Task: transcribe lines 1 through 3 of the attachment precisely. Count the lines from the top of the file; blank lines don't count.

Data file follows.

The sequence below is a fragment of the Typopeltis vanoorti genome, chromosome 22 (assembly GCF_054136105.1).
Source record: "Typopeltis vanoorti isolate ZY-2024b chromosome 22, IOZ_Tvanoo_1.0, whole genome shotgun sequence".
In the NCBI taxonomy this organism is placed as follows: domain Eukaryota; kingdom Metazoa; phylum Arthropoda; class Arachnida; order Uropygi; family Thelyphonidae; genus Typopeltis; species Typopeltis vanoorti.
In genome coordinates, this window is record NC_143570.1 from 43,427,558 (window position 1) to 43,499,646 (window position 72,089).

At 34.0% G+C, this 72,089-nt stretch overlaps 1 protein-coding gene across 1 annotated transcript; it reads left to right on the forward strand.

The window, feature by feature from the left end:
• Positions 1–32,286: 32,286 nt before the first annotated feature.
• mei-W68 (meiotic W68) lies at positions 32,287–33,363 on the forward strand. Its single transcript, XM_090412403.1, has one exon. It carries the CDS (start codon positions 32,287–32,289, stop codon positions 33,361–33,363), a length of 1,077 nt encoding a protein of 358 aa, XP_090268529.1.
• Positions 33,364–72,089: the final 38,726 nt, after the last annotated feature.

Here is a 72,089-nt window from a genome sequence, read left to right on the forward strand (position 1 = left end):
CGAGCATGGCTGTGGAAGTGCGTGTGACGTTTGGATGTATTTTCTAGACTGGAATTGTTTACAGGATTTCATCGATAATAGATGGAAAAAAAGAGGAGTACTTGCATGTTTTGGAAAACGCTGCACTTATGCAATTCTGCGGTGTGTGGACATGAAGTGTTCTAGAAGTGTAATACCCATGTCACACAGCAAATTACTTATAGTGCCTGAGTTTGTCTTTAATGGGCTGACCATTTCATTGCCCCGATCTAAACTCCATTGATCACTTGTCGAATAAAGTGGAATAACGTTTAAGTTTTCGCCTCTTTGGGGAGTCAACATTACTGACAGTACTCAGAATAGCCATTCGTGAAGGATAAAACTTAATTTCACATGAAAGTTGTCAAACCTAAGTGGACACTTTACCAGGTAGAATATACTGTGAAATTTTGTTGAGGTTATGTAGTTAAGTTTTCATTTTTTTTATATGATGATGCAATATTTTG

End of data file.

The sequence below is a fragment of the Typopeltis vanoorti genome, chromosome 22 (assembly GCF_054136105.1).
Source record: "Typopeltis vanoorti isolate ZY-2024b chromosome 22, IOZ_Tvanoo_1.0, whole genome shotgun sequence".
In the NCBI taxonomy this organism is placed as follows: domain Eukaryota; kingdom Metazoa; phylum Arthropoda; class Arachnida; order Uropygi; family Thelyphonidae; genus Typopeltis; species Typopeltis vanoorti.